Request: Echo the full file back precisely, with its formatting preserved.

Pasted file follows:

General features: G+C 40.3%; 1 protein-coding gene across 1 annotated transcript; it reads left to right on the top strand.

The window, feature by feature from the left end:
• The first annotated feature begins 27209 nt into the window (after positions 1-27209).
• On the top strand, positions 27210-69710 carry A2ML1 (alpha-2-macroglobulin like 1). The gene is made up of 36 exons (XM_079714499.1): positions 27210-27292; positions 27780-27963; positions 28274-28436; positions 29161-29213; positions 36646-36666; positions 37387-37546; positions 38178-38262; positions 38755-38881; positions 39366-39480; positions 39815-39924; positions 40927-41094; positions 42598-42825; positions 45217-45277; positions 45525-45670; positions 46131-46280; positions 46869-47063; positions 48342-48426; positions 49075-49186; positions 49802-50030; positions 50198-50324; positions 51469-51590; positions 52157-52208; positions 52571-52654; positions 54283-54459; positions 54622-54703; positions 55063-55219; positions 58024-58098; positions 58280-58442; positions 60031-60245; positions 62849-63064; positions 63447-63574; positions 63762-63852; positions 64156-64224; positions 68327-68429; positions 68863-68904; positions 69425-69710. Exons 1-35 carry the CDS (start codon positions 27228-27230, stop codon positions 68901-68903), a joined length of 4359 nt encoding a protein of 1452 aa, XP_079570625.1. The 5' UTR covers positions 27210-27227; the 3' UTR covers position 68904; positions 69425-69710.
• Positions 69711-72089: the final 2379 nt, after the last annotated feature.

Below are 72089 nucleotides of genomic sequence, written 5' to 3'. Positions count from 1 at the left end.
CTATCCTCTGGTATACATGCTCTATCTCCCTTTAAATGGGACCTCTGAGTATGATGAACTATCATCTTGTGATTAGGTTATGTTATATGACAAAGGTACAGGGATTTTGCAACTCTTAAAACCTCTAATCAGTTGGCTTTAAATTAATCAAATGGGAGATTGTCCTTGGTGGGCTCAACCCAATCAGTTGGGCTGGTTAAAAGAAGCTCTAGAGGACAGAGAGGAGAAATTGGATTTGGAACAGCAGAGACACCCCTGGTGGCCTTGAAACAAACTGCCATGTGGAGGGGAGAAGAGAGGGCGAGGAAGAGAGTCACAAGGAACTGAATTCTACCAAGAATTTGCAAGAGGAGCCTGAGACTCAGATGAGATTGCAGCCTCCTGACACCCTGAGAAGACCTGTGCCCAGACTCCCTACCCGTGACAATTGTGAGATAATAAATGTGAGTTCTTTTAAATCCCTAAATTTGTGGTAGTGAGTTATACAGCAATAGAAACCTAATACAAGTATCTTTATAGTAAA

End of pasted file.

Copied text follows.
General features: G+C 40.3%; 1 protein-coding gene across 1 annotated transcript; it reads left to right on the top strand.

The window, feature by feature from the left end:
• The first annotated feature begins 27209 nt into the window (after positions 1-27209).
• On the top strand, positions 27210-69710 carry A2ML1 (alpha-2-macroglobulin like 1). The gene is made up of 36 exons (XM_079714499.1): positions 27210-27292; positions 27780-27963; positions 28274-28436; positions 29161-29213; positions 36646-36666; positions 37387-37546; positions 38178-38262; positions 38755-38881; positions 39366-39480; positions 39815-39924; positions 40927-41094; positions 42598-42825; positions 45217-45277; positions 45525-45670; positions 46131-46280; positions 46869-47063; positions 48342-48426; positions 49075-49186; positions 49802-50030; positions 50198-50324; positions 51469-51590; positions 52157-52208; positions 52571-52654; positions 54283-54459; positions 54622-54703; positions 55063-55219; positions 58024-58098; positions 58280-58442; positions 60031-60245; positions 62849-63064; positions 63447-63574; positions 63762-63852; positions 64156-64224; positions 68327-68429; positions 68863-68904; positions 69425-69710. Exons 1-35 carry the CDS (start codon positions 27228-27230, stop codon positions 68901-68903), a joined length of 4359 nt encoding a protein of 1452 aa, XP_079570625.1. The 5' UTR covers positions 27210-27227; the 3' UTR covers position 68904; positions 69425-69710.
• Positions 69711-72089: the final 2379 nt, after the last annotated feature.

Below are 72089 nucleotides of genomic sequence, written 5' to 3'. Positions count from 1 at the left end.
CTATCCTCTGGTATACATGCTCTATCTCCCTTTAAATGGGACCTCTGAGTATGATGAACTATCATCTTGTGATTAGGTTATGTTATATGACAAAGGTACAGGGATTTTGCAACTCTTAAAACCTCTAATCAGTTGGCTTTAAATTAATCAAATGGGAGATTGTCCTTGGTGGGCTCAACCCAATCAGTTGGGCTGGTTAAAAGAAGCTCTAGAGGACAGAGAGGAGAAATTGGATTTGGAACAGCAGAGACACCCCTGGTGGCCTTGAAACAAACTGCCATGTGGAGGGGAGAAGAGAGGGCGAGGAAGAGAGTCACAAGGAACTGAATTCTACCAAGAATTTGCAAGAGGAGCCTGAGACTCAGATGAGATTGCAGCCTCCTGACACCCTGAGAAGACCTGTGCCCAGACTCCCTACCCGTGACAATTGTGAGATAATAAATGTGAGTTCTTTTAAATCCCTAAATTTGTGGTAGTGAGTTATACAGCAATAGAAACCTAATACAAGTATCTTTATAGTAAA